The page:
I recommend anybody really concerned about the state of the Danish language
and/or the state of the Danish Wikipedia to write and correct articles. It
will pay off better than doing localization.

Allow me to suggest that some explanation for the lag in article numbers and
contributors is the fact that Danish summers are more sunny and winters less
severe than is the case in our northern neighbourhood :-) .

/Sir48-Thyge

-----Oprindelig meddelelse-----
Fra: [hidden email]
[mailto:[hidden email]]Pa vegne af Svip
Sendt: 21. august 2009 07:08
Til: Wikimedia Foundation Mailing List
Emne: Re: [Foundation-l] New projects opened


2009/8/21 Jussi-Ville Heiskanen <[hidden email]>:

> Gerard Meijssen wrote:
>> Hoi,
>> Given that on Februari first 96.07% of the most used messages were
>> localised, it is clear that some of the most used messages were not even
>> localised. Consequently your puh puh reaction that only the rare messages
>> are affected is not correct.
>>
> Not all of the messages which are not included in "most used"
> are rare, and not all messages that are in the "most used"
> messages pile are ones that beginning editors are bound to
> encounter.
>
> So I do think Kaare is spot on to suggest it is an extraordinary
> claim that lack of localizations is driving away Danish editors,
> and as such requires extraordinary proof! Have there been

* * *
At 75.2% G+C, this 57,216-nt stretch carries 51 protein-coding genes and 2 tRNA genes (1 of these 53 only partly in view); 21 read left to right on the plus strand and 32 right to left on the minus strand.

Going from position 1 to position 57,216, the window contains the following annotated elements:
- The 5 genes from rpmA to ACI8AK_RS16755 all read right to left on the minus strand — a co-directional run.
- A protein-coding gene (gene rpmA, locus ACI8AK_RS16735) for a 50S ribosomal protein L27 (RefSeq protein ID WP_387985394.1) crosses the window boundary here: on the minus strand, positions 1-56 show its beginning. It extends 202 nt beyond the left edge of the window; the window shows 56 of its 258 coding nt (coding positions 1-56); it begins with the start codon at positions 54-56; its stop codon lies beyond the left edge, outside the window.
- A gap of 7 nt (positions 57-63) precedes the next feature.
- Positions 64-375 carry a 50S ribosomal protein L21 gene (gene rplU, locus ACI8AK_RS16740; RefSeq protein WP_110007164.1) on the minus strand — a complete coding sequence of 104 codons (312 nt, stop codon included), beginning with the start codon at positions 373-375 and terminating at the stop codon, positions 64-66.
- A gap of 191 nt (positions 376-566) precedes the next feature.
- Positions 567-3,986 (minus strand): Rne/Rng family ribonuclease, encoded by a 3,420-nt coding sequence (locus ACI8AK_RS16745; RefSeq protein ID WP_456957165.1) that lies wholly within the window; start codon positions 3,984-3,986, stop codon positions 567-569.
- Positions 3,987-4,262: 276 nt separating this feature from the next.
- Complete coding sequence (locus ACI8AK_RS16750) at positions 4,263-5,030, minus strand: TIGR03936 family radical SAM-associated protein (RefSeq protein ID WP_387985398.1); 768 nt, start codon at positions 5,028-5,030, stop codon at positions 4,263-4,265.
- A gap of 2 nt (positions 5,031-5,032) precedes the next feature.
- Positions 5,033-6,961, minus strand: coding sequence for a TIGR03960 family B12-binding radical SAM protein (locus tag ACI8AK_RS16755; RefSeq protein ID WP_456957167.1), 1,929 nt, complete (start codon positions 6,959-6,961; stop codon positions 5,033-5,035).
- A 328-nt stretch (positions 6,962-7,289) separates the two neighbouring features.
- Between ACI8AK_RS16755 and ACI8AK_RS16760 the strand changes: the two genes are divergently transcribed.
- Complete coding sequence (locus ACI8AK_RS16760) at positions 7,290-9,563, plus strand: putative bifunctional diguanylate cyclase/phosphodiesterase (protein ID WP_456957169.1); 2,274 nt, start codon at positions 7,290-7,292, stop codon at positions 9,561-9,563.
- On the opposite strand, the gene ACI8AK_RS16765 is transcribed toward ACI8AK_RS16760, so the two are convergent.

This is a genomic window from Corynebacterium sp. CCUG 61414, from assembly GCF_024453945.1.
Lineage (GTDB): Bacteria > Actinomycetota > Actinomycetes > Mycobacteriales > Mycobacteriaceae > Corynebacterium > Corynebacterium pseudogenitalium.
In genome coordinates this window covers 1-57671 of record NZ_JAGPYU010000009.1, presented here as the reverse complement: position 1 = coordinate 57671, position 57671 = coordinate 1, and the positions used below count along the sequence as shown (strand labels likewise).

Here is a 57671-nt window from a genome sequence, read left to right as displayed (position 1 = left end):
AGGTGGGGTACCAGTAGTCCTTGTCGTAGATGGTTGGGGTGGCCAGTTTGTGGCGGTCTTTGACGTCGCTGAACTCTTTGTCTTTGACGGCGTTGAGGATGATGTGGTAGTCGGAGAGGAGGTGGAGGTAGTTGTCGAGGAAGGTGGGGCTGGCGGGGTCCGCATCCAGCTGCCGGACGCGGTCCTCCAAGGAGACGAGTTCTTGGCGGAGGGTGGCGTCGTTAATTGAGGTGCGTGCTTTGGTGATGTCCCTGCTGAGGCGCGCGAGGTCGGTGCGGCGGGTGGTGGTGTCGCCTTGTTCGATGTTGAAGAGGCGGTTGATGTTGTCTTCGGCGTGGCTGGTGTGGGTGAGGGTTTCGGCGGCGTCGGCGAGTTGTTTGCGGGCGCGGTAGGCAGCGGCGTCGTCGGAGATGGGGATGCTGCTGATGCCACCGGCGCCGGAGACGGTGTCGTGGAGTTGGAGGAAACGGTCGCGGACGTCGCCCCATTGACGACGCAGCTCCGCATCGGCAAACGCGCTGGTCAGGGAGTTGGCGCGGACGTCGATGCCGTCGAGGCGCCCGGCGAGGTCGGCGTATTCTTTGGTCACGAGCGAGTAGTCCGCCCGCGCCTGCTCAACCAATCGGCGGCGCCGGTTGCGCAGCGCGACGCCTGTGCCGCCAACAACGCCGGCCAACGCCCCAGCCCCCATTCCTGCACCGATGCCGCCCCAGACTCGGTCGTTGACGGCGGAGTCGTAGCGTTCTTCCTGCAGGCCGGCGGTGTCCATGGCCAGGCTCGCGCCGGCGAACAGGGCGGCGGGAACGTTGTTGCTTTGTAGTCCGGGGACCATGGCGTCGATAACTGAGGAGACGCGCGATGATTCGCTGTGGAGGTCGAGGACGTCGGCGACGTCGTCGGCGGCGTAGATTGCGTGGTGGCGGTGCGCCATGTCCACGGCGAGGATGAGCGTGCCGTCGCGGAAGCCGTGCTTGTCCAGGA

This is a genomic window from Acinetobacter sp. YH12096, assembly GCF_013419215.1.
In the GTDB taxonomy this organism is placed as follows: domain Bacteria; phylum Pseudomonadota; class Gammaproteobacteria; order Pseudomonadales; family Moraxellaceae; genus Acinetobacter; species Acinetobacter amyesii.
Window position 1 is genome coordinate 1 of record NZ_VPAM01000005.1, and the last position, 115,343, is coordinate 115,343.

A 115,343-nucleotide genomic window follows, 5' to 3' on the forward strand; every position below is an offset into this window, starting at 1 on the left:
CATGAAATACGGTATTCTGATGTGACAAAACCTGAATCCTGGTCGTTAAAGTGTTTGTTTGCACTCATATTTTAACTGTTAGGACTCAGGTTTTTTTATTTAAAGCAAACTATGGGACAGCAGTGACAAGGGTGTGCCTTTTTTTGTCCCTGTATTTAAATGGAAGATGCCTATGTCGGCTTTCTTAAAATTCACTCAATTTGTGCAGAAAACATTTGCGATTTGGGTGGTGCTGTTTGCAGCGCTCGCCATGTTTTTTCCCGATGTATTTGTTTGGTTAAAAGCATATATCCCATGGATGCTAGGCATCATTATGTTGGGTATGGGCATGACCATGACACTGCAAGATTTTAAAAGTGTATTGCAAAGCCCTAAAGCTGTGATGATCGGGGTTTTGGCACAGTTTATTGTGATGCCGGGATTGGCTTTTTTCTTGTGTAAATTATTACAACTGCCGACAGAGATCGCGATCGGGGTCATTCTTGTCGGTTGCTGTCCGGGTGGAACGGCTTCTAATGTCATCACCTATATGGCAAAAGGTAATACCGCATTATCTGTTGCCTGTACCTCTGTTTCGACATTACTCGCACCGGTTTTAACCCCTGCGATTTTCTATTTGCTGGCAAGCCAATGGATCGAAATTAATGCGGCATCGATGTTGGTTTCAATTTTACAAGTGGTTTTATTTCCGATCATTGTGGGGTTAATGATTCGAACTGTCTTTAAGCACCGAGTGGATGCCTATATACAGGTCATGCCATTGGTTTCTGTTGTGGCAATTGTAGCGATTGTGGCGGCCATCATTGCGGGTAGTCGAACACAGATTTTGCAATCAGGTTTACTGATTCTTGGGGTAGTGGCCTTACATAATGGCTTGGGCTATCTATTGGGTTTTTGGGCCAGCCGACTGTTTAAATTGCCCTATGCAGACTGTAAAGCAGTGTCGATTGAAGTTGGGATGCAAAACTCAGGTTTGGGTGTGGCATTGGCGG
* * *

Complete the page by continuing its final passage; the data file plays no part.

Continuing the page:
> beginning Danish wiki-editors complaining about the poor
> localization level?

I am would not claim myself to be a "beginning Danish wiki-editor",
but I am certainly complaining about the localisation of the Danish
MediaWiki.  If it wasn't obvious spelling mistakes, it was often odd
direct translations from English, without much consideration of
context.

If I were a beginning Danish wiki-editor, I would see this as
unprofessional - something which I already do in my current position -
and as a result, probably leave, or contribute less than I had
intended.

It's unfortunate to see less and less Danes taking Danish serious
enough, with English's slow integration into the Danish language.
Many things can be translated, but not necessarily everything should.

It's a balance.

/Svip

Furthermore, I think Carthage must be destroyed.

> Yours,
>
> Jussi-Ville Heiskanen
>
>
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Re: New projects opened

Svip
In reply to this post by Ole Palnatoke Andersen
2009/8/21 Ole Palnatoke Andersen <[hidden email]>: